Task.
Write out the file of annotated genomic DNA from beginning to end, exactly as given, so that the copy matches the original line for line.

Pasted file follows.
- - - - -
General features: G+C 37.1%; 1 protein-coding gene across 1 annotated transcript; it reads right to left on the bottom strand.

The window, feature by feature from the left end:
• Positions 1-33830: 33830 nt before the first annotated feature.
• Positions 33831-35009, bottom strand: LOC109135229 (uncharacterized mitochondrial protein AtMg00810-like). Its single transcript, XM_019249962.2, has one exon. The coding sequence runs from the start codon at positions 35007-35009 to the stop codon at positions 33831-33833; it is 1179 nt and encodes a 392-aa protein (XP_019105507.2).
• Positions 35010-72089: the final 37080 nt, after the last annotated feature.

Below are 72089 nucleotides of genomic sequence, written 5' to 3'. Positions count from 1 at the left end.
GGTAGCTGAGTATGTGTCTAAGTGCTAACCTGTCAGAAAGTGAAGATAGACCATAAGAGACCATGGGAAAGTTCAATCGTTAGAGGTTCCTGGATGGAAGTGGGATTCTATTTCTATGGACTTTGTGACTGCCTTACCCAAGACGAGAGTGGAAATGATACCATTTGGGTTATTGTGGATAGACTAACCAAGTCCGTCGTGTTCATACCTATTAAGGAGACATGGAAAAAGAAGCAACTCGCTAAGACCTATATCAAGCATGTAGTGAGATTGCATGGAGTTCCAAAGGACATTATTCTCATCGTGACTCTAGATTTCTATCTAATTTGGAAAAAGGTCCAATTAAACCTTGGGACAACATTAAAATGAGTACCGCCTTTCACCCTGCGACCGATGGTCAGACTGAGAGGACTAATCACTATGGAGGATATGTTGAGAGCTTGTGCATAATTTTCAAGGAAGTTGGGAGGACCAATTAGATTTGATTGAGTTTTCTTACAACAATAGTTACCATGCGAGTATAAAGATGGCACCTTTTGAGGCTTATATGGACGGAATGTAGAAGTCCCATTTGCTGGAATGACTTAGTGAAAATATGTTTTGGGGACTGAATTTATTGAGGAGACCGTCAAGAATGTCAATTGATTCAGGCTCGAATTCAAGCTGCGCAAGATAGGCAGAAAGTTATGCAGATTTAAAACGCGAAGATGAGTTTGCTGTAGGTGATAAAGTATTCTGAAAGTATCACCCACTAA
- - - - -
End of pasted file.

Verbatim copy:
General features: G+C 37.1%; 1 protein-coding gene across 1 annotated transcript; it reads right to left on the bottom strand.

The window, feature by feature from the left end:
• Positions 1-33830: 33830 nt before the first annotated feature.
• Positions 33831-35009, bottom strand: LOC109135229 (uncharacterized mitochondrial protein AtMg00810-like). Its single transcript, XM_019249962.2, has one exon. The coding sequence runs from the start codon at positions 35007-35009 to the stop codon at positions 33831-33833; it is 1179 nt and encodes a 392-aa protein (XP_019105507.2).
• Positions 35010-72089: the final 37080 nt, after the last annotated feature.

Below are 72089 nucleotides of genomic sequence, written 5' to 3'. Positions count from 1 at the left end.
GGTAGCTGAGTATGTGTCTAAGTGCTAACCTGTCAGAAAGTGAAGATAGACCATAAGAGACCATGGGAAAGTTCAATCGTTAGAGGTTCCTGGATGGAAGTGGGATTCTATTTCTATGGACTTTGTGACTGCCTTACCCAAGACGAGAGTGGAAATGATACCATTTGGGTTATTGTGGATAGACTAACCAAGTCCGTCGTGTTCATACCTATTAAGGAGACATGGAAAAAGAAGCAACTCGCTAAGACCTATATCAAGCATGTAGTGAGATTGCATGGAGTTCCAAAGGACATTATTCTCATCGTGACTCTAGATTTCTATCTAATTTGGAAAAAGGTCCAATTAAACCTTGGGACAACATTAAAATGAGTACCGCCTTTCACCCTGCGACCGATGGTCAGACTGAGAGGACTAATCACTATGGAGGATATGTTGAGAGCTTGTGCATAATTTTCAAGGAAGTTGGGAGGACCAATTAGATTTGATTGAGTTTTCTTACAACAATAGTTACCATGCGAGTATAAAGATGGCACCTTTTGAGGCTTATATGGACGGAATGTAGAAGTCCCATTTGCTGGAATGACTTAGTGAAAATATGTTTTGGGGACTGAATTTATTGAGGAGACCGTCAAGAATGTCAATTGATTCAGGCTCGAATTCAAGCTGCGCAAGATAGGCAGAAAGTTATGCAGATTTAAAACGCGAAGATGAGTTTGCTGTAGGTGATAAAGTATTCTGAAAGTATCACCCACTAA